Schoolteacher Holly Stewart breaks up a little tiff between two boys in her class as they wait outside for lunch to be served.

Enoch was working 12-14 hours a day on Lake Volta prior to his rescue. Sold into slavery, children work for many years to buy back their freedom, by which time they are too old for school. Uneducated, unable to read, they are destitute and will spend the rest of their lives as laborers. Enoch is now learning to read, learning math, and living a new life filled with promise.

City of Refuge is a place where children are allowed to be children once again, not child laborers. Bryn Valaika (U of Colorado Boulder) plays a little football with the youngsters.

The sun goes down in the west; the students whom live in nearby villages have gone home; what is left are children, free from labor camps… free from enslavement… free to live, free to play, and free to still do chores like young men should.

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Bitter Truth about Halloween

I might as well start with a confession: I am a Halloween Grinch.  I’m not proud of it but it does feel a little better to own up to it. Where do I start admitting all the reasons why I wish we skipped from the last glorious celebration of summer, Labor Day, right through all the desiccating and dying of autumn, to my very favorite holiday, Thanksgiving?

The most acute phase of my problem probably began when the boys were little. With apologies to all the amazing women out there who know I’m talking about them, it was those super crafty, bubbly and uber-talented moms who made me truly hate Halloween. They spent months making incredibly creative costumes for their little darlings, my sons’ classmates in preschool and elementary school. All those hand-dyed witches’ robes, meticulously sequined fairy skirts, and six-foot long papier mache dragon’s tails that required a parent to carry them, following along behind like a royal attendant? They made we want to hurl with humiliation. I’m the last thing from crafty/creative/patient enough to pull that kind of costume off. Also, my boys were famous for changing their minds at the last minute. With my way of doing Halloween, an hour before the start of trick-or-treating, we had a flimsy Target Superman costume that stayed in the box and a linen closet minus a sheet that was frantically and miraculously transformed into an acceptable version of a Storm Trooper. I also adopted the conveniently high road position that a Halloween costume should display the child’s, or occasionally an older sibling’s, cleverness and creativity, not mine. The results were usually quite adorable.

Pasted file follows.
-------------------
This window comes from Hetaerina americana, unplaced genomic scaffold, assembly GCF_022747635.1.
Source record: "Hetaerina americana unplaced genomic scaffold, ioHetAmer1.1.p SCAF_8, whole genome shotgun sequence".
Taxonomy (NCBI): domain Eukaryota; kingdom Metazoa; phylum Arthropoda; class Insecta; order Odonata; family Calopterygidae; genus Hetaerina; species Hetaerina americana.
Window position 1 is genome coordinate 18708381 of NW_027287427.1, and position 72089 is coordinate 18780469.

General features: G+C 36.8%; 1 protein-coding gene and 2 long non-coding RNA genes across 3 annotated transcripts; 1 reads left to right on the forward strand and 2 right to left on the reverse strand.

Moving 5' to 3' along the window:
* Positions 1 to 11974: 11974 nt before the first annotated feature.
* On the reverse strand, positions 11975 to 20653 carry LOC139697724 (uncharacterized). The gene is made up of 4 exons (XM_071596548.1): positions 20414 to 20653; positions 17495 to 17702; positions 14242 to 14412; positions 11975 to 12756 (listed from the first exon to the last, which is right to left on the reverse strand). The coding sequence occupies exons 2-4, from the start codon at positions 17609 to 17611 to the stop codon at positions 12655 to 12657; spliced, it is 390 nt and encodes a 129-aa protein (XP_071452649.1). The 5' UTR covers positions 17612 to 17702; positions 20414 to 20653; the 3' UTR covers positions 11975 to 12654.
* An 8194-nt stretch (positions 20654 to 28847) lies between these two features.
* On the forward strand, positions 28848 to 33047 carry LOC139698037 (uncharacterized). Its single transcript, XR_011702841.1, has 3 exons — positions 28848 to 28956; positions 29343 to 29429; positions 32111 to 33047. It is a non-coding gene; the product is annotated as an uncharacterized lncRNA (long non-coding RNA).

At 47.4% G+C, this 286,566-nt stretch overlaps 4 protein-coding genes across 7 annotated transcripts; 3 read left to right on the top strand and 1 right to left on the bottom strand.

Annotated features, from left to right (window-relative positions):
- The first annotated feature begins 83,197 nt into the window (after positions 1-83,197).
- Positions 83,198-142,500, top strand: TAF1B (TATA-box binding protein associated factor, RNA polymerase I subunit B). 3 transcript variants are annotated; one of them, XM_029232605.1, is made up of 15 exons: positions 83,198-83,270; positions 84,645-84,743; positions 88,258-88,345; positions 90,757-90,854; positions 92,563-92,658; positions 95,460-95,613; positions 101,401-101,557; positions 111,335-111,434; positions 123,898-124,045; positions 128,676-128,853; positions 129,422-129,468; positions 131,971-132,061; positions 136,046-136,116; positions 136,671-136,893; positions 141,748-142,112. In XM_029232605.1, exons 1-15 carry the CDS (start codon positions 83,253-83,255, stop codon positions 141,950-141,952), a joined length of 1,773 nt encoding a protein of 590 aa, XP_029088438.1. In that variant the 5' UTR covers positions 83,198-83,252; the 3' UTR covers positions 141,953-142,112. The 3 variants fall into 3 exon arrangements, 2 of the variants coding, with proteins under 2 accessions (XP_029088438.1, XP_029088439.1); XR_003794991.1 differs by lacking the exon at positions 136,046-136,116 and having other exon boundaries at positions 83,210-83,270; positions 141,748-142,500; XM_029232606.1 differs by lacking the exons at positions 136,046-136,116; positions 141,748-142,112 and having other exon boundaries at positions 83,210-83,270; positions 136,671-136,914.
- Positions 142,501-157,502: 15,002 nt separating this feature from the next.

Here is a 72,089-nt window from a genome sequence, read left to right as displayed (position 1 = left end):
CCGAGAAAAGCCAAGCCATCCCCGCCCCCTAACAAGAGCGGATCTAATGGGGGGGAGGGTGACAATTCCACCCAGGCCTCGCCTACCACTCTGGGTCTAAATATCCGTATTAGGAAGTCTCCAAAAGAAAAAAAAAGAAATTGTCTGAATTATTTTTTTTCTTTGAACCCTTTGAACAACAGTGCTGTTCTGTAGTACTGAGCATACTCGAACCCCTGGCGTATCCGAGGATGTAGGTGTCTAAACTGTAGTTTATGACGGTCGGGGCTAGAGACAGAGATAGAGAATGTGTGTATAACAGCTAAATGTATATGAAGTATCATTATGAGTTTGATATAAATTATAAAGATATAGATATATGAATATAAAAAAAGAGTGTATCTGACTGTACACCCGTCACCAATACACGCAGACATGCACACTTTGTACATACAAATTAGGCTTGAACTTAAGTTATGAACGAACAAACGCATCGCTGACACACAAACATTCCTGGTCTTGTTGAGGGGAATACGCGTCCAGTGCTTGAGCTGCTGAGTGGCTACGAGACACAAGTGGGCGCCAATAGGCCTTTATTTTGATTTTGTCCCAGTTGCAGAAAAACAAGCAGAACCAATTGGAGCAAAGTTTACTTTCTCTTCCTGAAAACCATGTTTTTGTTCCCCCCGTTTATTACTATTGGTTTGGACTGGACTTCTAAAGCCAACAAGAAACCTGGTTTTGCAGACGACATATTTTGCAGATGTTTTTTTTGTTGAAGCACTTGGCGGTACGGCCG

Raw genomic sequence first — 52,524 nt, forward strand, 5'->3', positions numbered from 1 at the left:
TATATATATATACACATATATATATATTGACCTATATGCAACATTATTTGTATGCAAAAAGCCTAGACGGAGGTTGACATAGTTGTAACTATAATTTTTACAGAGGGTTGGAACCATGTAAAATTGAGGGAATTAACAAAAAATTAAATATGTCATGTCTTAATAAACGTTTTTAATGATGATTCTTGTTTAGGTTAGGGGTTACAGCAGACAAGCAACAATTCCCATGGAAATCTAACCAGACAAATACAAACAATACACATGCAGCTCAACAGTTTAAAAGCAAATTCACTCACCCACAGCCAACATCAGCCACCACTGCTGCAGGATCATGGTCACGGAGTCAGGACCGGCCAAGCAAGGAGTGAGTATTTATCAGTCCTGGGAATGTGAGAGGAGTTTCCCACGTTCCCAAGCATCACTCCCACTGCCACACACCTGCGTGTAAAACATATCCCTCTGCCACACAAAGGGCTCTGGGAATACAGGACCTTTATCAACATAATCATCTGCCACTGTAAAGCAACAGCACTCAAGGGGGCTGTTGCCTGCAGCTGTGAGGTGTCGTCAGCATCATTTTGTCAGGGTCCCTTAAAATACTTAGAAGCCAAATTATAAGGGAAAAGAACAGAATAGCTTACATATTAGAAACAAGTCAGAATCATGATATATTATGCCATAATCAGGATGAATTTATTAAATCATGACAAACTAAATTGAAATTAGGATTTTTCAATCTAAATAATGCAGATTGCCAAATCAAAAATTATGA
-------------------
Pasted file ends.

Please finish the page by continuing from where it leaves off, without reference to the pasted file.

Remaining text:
But it doesn’t stop there. Sharp knives, slimy innards, candles dripping hot wax and excited little children never seemed like a good combination to me. I’m not a fan of the flavor of pumpkin and can’t wait for all that ubiquitous October pumpkin-ness – lattes, muffins, ice cream, soup – to just get over itself already. I don’t even mind the early start of Christmas decorations and TV ads because they remind me that Halloween’s days are numbered. I love going to movies but I can’t wait for this month’s batch of schlock to rotate off into DVDs and Netflix. Why would people pay good money to go sit in a dark theater and watch unspeakable gore and horror for two hours? And please don’t invite me to an adult costume party, see above.